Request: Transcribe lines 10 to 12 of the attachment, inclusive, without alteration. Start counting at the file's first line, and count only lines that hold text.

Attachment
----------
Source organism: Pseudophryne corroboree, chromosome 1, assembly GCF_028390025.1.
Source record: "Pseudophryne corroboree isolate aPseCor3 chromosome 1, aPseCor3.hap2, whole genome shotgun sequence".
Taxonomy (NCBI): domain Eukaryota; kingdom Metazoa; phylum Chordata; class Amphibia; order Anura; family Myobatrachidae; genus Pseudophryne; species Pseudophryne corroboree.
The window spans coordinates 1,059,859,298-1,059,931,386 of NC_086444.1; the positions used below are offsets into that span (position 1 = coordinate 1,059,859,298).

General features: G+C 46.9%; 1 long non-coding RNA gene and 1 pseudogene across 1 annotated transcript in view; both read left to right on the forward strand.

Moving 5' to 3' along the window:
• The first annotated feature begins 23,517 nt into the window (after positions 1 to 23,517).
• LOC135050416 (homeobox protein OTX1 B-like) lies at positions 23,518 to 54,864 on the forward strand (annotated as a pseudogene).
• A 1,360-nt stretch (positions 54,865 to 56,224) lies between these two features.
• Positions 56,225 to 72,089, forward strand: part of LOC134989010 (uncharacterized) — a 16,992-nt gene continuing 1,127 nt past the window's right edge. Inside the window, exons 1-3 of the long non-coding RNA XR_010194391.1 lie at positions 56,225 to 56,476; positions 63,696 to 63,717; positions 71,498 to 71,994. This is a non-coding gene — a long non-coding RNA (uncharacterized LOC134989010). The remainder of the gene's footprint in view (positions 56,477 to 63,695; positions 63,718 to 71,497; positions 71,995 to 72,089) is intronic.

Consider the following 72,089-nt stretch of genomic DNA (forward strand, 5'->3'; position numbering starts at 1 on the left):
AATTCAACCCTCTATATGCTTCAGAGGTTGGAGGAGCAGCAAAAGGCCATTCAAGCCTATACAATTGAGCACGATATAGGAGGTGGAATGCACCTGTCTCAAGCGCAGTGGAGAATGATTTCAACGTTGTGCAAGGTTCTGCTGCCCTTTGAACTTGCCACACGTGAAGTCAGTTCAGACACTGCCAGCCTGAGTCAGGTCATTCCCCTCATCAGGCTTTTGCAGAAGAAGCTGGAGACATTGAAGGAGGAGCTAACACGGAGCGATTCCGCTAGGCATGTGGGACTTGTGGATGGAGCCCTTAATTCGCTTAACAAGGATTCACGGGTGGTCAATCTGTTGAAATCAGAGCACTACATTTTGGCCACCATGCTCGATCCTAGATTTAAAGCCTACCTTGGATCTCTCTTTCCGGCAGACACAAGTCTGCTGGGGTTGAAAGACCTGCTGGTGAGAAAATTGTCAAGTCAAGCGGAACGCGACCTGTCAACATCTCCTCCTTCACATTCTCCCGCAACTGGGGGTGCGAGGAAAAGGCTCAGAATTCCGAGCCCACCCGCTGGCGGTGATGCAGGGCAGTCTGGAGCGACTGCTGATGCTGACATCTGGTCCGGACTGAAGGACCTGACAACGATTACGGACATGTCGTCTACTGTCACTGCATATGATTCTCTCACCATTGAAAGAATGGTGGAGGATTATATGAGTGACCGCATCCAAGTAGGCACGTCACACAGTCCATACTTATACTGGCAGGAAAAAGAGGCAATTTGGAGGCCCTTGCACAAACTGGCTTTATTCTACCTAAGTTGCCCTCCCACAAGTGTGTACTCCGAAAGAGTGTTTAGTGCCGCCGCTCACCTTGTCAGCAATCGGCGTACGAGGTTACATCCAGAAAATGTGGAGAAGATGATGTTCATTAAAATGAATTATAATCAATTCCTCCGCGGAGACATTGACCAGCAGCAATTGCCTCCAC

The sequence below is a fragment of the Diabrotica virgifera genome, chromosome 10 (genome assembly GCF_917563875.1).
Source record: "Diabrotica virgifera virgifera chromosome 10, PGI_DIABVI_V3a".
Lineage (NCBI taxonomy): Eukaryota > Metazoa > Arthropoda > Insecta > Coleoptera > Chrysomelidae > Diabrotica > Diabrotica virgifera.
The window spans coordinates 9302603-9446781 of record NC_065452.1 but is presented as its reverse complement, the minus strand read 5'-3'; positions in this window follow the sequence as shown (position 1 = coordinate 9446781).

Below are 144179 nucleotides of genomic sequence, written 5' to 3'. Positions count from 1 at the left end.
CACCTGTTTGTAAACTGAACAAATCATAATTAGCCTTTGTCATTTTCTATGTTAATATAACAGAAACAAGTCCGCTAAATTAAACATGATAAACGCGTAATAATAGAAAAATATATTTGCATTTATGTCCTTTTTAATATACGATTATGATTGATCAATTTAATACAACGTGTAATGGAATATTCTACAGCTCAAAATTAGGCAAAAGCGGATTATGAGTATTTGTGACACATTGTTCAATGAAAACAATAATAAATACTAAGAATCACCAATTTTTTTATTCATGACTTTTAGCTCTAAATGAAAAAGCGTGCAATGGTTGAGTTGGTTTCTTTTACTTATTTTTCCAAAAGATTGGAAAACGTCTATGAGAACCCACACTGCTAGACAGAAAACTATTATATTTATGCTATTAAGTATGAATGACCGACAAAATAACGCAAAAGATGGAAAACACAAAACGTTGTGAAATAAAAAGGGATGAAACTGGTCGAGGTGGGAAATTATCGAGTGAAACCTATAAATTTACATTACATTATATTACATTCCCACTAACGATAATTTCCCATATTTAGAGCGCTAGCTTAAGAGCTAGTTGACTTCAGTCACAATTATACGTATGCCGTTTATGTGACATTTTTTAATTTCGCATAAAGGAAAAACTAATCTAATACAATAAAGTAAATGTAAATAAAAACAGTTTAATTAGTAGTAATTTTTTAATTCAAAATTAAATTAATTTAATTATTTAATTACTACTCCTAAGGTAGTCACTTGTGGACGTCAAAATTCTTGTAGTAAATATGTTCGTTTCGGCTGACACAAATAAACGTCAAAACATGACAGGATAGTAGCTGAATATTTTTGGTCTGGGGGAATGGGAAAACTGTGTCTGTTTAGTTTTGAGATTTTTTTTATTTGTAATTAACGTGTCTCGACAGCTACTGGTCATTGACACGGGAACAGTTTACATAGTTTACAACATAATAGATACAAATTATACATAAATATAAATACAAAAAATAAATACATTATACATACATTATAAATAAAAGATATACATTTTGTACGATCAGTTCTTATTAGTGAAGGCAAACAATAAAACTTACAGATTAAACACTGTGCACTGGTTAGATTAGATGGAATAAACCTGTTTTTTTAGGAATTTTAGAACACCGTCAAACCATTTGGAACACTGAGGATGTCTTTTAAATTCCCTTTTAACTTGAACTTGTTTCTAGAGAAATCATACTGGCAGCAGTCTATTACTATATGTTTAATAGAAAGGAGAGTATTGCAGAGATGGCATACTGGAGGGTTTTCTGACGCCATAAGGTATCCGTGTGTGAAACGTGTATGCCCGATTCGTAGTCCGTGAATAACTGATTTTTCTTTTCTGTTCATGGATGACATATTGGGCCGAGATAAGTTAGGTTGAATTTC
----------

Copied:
• Positions 56,225 to 72,089, forward strand: part of LOC134989010 (uncharacterized) — a 16,992-nt gene continuing 1,127 nt past the window's right edge. Inside the window, exons 1-3 of the long non-coding RNA XR_010194391.1 lie at positions 56,225 to 56,476; positions 63,696 to 63,717; positions 71,498 to 71,994. This is a non-coding gene — a long non-coding RNA (uncharacterized LOC134989010). The remainder of the gene's footprint in view (positions 56,477 to 63,695; positions 63,718 to 71,497; positions 71,995 to 72,089) is intronic.

Consider the following 72,089-nt stretch of genomic DNA (forward strand, 5'->3'; position numbering starts at 1 on the left):
AATTCAACCCTCTATATGCTTCAGAGGTTGGAGGAGCAGCAAAAGGCCATTCAAGCCTATACAATTGAGCACGATATAGGAGGTGGAATGCACCTGTCTCAAGCGCAGTGGAGAATGATTTCAACGTTGTGCAAGGTTCTGCTGCCCTTTGAACTTGCCACACGTGAAGTCAGTTCAGACACTGCCAGCCTGAGTCAGGTCATTCCCCTCATCAGGCTTTTGCAGAAGAAGCTGGAGACATTGAAGGAGGAGCTAACACGGAGCGATTCCGCTAGGCATGTGGGACTTGTGGATGGAGCCCTTAATTCGCTTAACAAGGATTCACGGGTGGTCAATCTGTTGAAATCAGAGCACTACATTTTGGCCACCATGCTCGATCCTAGATTTAAAGCCTACCTTGGATCTCTCTTTCCGGCAGACACAAGTCTGCTGGGGTTGAAAGACCTGCTGGTGAGAAAATTGTCAAGTCAAGCGGAACGCGACCTGTCAACATCTCCTCCTTCACATTCTCCCGCAACTGGGGGTGCGAGGAAAAGGCTCAGAATTCCGAGCCCACCCGCTGGCGGTGATGCAGGGCAGTCTGGAGCGACTGCTGATGCTGACATCTGGTCCGGACTGAAGGACCTGACAACGATTACGGACATGTCGTCTACTGTCACTGCATATGATTCTCTCACCATTGAAAGAATGGTGGAGGATTATATGAGTGACCGCATCCAAGTAGGCACGTCACACAGTCCATACTTATACTGGCAGGAAAAAGAGGCAATTTGGAGGCCCTTGCACAAACTGGCTTTATTCTACCTAAGTTGCCCTCCCACAAGTGTGTACTCCGAAAGAGTGTTTAGTGCCGCCGCTCACCTTGTCAGCAATCGGCGTACGAGGTTACATCCAGAAAATGTGGAGAAGATGATGTTCATTAAAATGAATTATAATCAATTCCTCCGCGGAGACATTGACCAGCAGCAATTGCCTCCAC